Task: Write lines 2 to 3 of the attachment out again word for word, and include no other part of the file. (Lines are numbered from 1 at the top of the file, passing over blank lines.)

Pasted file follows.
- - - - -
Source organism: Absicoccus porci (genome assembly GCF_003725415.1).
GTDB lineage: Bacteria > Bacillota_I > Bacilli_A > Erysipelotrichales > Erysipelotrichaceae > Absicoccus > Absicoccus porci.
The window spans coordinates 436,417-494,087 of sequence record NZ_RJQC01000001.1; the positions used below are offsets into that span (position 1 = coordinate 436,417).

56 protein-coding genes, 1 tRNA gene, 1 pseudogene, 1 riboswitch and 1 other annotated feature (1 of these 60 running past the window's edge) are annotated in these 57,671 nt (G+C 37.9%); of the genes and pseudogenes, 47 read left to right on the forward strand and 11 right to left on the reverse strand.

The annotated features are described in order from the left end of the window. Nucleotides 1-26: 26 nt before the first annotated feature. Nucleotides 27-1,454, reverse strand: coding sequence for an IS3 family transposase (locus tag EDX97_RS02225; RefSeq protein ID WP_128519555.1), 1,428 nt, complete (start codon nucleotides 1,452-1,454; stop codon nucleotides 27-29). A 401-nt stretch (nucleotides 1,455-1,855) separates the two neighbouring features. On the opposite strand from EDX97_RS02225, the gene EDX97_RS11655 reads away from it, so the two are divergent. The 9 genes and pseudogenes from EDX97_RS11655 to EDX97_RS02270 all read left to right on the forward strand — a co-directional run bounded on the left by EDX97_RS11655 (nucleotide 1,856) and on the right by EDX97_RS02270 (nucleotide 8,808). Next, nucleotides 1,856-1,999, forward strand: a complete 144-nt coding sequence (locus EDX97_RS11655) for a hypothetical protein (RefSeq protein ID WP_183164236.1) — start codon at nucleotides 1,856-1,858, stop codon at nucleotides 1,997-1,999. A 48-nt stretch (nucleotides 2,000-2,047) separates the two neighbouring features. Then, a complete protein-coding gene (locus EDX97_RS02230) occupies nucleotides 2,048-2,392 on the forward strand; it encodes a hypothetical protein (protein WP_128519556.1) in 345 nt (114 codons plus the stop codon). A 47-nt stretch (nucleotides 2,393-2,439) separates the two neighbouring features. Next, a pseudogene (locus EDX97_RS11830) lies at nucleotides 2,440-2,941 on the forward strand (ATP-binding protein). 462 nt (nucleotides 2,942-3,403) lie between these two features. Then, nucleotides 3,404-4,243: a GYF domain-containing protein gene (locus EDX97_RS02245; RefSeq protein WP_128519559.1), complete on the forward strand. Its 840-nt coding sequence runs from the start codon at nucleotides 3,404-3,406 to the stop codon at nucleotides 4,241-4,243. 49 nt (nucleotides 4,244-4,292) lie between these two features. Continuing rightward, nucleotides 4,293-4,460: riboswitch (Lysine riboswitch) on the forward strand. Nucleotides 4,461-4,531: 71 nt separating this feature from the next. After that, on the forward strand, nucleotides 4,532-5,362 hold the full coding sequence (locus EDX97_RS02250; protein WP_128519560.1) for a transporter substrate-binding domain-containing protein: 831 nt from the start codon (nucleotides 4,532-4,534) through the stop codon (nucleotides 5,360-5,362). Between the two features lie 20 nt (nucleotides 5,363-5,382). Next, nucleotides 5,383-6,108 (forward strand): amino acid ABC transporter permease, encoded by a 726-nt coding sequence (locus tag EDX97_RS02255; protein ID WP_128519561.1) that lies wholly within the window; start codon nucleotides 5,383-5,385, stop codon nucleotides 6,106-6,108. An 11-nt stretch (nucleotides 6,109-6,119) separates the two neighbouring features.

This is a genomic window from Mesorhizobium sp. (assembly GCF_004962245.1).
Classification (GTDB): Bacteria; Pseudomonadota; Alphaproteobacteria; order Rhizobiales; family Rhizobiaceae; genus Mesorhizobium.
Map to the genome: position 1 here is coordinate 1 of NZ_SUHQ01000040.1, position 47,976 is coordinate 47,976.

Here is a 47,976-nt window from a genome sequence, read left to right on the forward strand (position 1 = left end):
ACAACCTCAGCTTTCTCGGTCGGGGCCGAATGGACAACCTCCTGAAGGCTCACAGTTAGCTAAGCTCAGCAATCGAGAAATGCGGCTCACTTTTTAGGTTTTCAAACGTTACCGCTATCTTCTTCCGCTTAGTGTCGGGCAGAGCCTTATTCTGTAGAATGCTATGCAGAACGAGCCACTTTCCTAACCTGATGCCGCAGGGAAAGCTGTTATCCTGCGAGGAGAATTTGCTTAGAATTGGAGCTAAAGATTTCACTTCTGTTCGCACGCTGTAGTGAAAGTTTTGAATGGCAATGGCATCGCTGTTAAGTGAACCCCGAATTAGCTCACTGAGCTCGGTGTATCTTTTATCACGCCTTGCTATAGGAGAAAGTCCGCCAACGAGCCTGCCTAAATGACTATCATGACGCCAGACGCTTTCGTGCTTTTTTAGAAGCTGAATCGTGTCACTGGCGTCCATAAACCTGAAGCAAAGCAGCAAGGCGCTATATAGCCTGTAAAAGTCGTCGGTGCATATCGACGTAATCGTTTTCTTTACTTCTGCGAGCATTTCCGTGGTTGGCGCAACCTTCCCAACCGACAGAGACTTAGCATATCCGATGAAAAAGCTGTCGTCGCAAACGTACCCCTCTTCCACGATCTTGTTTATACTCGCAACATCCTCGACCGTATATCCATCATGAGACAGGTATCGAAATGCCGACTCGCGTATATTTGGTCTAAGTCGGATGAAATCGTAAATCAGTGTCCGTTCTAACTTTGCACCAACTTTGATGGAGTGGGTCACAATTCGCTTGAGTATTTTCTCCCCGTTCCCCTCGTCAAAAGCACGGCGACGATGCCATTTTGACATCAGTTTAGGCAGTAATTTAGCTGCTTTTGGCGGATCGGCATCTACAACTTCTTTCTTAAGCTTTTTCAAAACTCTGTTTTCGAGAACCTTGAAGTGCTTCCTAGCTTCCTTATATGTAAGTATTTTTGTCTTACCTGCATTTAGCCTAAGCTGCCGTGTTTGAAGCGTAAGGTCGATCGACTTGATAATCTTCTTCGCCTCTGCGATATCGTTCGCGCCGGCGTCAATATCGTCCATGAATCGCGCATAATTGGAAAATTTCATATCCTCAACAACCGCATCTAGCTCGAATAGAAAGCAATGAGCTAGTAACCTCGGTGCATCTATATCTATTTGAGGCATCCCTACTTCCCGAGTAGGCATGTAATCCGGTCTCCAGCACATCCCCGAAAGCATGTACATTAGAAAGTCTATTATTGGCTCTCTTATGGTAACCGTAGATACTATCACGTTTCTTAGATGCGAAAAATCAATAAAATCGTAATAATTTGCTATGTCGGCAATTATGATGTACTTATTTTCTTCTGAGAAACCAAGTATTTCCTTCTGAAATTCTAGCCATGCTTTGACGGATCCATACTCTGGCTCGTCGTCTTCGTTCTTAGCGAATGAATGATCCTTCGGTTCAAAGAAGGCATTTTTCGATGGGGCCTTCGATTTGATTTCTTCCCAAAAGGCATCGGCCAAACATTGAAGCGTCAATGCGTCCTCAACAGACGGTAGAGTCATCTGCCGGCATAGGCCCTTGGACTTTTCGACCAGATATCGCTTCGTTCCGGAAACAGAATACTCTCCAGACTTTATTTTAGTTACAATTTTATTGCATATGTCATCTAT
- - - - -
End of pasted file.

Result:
GTDB lineage: Bacteria > Bacillota_I > Bacilli_A > Erysipelotrichales > Erysipelotrichaceae > Absicoccus > Absicoccus porci.
The window spans coordinates 436,417-494,087 of sequence record NZ_RJQC01000001.1; the positions used below are offsets into that span (position 1 = coordinate 436,417).